Upon arrival to the emergency department, SE was treated with bolus doses of midazolam followed by a levetiracetam load. A propofol infusion was started for sedation. Initial laboratory findings were significant for a metabolic acidosis with pH 6.9, CO2 80 mEq/L, and lactate 11.0 mmol/L. Computed tomography (CT) imaging showed vasogenic edema in the left temporal lobe secondary to intracranial displacement of the left mandibular condyle through a 1.3 × 0.7 cm defect of the glenoid fossa of the temporal bone. Advanced osteoarthritic changes were noted in bilateral TMJ spaces as well as asymptomatic thinning and perforation of the contralateral glenoid fossa. MRI confirmed these findings and further portrayed abnormally enhancing soft tissue that surrounded the mandibular condyle that likely represented fragmented pieces of the glenoid fossa (Figures 1–4).
Three days following admission, the patient was extubated without complication and plans were arranged for surgical repositioning of the mandibular condyle and skull base reconstruction. The patient reported a history of chronic TMJ osteoarthrosis for more than twenty years with a progressive shift in occlusion over the past several years. The patient denied any previous history of seizures, traumatic incidents or TMJ surgical interventions. On exam, there was significant trismus, a mildly canted mandible, and over-collapsed left posterior dentition consistent with an intracranially displaced mandibular condyle.
Based on this preoperative assessment, a difficult airway was anticipated. Furthermore, all jaw manipulation was avoided due to the temporal glenoid defect. An asleep nasal intubation was planned and the patient was brought to the operating room. Standard monitors were applied and each nare was premedicated with two sprays of oxymetazoline in the sitting position. Following pre-oxygenation, general anesthesia was induced with fentanyl, lidocaine, propofol, and rocuronium. The right nare was then dilated using 28, 30, and 32 French lubricated nasal airways. A 6.5mm nasal endotracheal tube (ETT) was advanced atraumatically into the posterior oropharynx and ventilation at this position was confirmed prior to further airway instrumentation. Next, a McGrath 3 blade was carefully inserted into the vallecula and a Cormack-Lehane Grade I view of the laryngeal inlet was obtained with minimal jaw manipulation. The ETT passed through the cords atraumatically. Following positioning and mayfield pinning, a portable bronchoscope was used to confirm final ETT location and the tube was secured at 26 cm at the right nare.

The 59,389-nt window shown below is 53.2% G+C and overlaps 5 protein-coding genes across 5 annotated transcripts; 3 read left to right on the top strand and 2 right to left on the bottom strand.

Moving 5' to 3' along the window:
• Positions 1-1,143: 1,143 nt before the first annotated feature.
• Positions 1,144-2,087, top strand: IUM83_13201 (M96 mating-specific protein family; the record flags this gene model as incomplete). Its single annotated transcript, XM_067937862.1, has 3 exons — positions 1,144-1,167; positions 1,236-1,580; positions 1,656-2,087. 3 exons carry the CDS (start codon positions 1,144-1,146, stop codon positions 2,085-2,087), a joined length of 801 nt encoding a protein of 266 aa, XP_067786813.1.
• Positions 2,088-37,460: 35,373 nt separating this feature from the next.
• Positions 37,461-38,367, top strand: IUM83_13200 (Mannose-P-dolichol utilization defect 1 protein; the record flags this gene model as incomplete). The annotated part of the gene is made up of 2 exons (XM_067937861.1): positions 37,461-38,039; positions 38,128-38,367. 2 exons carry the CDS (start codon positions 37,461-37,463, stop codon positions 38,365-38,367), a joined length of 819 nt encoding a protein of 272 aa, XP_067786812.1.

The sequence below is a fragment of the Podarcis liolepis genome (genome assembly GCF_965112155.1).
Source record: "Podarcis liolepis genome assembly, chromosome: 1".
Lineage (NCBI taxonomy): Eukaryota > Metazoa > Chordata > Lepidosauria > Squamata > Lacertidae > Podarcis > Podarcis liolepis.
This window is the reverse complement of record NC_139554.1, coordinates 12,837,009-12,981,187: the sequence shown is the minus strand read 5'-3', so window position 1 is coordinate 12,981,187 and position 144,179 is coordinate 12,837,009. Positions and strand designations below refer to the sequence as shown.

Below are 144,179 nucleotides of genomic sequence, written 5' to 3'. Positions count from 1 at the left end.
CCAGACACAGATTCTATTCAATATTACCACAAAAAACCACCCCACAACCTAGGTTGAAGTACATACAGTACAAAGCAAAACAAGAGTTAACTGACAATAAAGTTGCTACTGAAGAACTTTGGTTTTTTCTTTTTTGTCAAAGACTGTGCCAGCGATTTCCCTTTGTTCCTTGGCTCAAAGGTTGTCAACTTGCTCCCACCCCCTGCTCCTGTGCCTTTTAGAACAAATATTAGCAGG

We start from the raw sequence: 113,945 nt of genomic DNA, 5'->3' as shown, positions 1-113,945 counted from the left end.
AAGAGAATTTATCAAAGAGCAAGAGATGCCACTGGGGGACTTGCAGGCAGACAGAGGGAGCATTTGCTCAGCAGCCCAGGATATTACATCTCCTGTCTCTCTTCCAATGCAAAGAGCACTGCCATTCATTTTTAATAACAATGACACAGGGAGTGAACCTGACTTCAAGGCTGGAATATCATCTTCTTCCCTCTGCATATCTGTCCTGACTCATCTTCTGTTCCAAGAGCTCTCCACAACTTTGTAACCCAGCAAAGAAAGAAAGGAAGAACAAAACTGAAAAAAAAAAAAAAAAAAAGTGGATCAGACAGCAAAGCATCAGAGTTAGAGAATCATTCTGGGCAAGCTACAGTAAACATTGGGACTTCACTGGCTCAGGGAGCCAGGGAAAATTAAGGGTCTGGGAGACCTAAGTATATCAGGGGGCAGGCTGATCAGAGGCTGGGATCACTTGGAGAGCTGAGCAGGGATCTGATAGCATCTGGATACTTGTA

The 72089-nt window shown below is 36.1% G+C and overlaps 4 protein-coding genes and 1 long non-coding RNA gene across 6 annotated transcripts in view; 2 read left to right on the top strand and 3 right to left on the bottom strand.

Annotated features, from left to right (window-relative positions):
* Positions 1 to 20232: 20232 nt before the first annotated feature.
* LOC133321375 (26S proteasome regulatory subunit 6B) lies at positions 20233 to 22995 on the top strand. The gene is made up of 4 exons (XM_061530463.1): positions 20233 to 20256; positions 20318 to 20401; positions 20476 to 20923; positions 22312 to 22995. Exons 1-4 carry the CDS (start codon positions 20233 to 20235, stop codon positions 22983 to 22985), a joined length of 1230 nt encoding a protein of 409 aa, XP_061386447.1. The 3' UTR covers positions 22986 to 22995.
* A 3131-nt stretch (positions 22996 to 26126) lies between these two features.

The patient’s intraoperative course lasted approximately eleven hours during which time the patient underwent a left middle fossa craniotomy, TMJ arthroplasty, glenoid fossa reconstruction with split-thickness calvarial bone graft, and maxillomandibular fixation. The surgery was performed by a team of neurosurgeons and oral and maxillofacial surgeons. Prior to incision, the patient received mannitol 1 g/kg, dexamethasone 10 mg, and furosemide 20 mg to reduce cerebral edema and optimize surgical conditions. Urine output was replaced in a 1:1 fashion with 0.9% normal saline. Maintenance of anesthesia was accomplished with a total intravenous technique consisting of propofol, remifentanil, and phenylephrine to support blood pressure as needed. At the conclusion of the procedure, the patient’s neuromuscular blockade was fully reversed. She was awakened for a “neurologic wake-up test” which was normal. This was accomplished on dexmedetomidine 0.5 mcg/kg/hr and remifentanil 0.05 mcg/kg/min. The patient remained intubated due to a concern for glottic swelling and was taken to the ICU where she was extubated two days later. The patient was seizure free for the remainder of the hospitalization and was discharged on postoperative day five. At 6 months follow up, the patient continues to do well with resolution of aphasia, no residual weaknesses, and no further episodes of seizures.